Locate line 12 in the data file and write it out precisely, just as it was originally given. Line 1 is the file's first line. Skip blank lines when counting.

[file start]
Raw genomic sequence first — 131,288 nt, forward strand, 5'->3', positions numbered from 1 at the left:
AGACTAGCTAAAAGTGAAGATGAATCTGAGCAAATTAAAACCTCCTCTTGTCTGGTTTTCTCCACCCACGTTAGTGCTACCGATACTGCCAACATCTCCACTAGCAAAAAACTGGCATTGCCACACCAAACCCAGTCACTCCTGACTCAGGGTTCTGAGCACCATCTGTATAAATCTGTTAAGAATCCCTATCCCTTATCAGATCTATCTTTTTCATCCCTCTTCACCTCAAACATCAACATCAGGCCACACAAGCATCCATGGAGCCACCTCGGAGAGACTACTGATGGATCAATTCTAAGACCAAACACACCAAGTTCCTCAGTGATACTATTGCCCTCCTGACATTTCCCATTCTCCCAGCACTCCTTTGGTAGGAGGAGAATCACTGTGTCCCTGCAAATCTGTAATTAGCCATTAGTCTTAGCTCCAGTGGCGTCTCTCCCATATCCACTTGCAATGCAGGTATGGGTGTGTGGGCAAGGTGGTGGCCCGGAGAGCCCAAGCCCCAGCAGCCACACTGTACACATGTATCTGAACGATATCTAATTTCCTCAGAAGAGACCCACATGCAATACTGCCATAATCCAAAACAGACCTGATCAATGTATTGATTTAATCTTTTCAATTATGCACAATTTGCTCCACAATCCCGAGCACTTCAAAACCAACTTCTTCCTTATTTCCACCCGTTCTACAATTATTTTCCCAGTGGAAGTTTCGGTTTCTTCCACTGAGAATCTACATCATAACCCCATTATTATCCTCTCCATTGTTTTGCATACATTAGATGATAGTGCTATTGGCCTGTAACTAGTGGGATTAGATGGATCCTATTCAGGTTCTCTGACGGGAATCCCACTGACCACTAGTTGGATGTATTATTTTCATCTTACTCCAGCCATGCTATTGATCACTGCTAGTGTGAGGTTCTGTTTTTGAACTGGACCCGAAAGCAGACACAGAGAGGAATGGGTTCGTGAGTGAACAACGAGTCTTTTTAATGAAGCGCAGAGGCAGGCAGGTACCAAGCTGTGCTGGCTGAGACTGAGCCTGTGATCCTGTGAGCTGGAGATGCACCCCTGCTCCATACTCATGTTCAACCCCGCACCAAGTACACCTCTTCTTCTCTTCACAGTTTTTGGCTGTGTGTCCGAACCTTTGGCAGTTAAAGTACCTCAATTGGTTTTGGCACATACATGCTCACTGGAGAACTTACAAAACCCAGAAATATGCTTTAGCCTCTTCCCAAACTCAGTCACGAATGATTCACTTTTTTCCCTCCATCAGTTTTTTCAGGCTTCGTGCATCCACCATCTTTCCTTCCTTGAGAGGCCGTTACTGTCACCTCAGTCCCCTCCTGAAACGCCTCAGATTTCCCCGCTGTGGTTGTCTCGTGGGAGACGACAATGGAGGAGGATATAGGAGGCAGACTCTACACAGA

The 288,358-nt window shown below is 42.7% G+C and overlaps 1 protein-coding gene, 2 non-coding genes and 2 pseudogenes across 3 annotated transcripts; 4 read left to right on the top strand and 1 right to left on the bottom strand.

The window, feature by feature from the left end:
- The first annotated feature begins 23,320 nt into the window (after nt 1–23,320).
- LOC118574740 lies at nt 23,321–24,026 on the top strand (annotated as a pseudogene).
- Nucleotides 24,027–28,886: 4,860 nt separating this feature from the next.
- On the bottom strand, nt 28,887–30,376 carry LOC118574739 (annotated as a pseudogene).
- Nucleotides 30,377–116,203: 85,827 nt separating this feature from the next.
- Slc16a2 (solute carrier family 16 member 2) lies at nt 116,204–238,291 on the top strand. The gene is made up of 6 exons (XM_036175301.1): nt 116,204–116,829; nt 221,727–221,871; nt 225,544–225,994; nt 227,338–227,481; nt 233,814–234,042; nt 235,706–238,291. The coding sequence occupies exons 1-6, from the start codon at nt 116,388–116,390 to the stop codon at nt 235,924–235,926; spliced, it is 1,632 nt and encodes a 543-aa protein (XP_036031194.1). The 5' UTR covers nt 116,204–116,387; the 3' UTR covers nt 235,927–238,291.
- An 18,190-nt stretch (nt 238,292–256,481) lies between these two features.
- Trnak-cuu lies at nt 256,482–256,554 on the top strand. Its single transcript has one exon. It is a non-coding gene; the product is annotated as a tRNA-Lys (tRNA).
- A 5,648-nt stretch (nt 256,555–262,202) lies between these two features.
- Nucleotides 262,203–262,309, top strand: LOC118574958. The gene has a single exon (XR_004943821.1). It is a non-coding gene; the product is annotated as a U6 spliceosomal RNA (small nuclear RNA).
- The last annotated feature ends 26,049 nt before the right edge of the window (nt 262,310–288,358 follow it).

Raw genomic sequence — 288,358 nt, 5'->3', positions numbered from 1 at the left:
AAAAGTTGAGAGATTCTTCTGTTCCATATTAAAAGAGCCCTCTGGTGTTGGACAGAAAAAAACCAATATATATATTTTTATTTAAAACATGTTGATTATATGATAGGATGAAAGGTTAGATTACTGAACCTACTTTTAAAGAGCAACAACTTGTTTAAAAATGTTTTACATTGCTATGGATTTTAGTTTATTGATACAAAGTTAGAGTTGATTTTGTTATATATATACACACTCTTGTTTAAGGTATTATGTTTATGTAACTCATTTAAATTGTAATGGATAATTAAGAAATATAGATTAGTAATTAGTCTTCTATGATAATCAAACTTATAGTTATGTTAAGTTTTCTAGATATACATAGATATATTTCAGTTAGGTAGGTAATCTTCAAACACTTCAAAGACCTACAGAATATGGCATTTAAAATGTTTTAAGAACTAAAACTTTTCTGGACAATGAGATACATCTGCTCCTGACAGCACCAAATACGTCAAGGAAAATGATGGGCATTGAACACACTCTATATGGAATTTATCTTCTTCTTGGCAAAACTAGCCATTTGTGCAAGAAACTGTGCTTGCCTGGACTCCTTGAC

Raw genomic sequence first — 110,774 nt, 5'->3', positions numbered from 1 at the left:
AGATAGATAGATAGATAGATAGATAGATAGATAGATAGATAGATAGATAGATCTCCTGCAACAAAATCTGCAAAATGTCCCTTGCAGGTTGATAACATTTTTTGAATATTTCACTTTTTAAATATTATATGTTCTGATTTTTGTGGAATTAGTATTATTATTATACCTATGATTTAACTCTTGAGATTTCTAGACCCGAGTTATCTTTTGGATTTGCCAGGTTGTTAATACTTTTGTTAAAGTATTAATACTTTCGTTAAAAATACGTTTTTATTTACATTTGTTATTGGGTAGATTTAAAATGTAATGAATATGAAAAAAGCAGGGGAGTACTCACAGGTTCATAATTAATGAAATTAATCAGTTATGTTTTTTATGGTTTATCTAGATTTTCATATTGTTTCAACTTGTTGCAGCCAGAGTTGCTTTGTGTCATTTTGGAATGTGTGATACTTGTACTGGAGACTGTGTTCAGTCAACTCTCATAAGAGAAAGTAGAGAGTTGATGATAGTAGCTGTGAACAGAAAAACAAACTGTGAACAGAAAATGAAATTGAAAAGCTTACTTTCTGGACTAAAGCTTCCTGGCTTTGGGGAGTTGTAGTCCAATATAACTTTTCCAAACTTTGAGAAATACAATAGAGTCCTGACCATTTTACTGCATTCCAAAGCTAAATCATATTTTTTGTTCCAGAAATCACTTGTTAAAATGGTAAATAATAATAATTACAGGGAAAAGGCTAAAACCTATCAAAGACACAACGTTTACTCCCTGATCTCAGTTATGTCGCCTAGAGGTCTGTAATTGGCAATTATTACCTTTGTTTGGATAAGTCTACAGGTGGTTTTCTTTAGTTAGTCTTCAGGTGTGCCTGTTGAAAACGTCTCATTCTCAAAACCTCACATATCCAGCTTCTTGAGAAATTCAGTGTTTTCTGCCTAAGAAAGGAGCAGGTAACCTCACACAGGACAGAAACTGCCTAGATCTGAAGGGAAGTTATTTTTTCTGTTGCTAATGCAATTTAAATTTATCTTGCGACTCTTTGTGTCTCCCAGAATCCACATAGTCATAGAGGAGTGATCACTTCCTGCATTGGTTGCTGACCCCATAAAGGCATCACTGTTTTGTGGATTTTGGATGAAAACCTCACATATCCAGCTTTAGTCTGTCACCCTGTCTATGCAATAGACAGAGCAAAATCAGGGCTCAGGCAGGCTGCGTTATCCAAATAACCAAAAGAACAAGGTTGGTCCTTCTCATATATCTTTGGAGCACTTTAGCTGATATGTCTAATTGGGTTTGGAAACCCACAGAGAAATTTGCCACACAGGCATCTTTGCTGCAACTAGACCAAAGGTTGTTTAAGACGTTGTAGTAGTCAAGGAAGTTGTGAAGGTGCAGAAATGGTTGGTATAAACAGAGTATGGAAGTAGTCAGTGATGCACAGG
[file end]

- Trnak-cuu lies at nt 256,482–256,554 on the top strand. Its single transcript has one exon. It is a non-coding gene; the product is annotated as a tRNA-Lys (tRNA).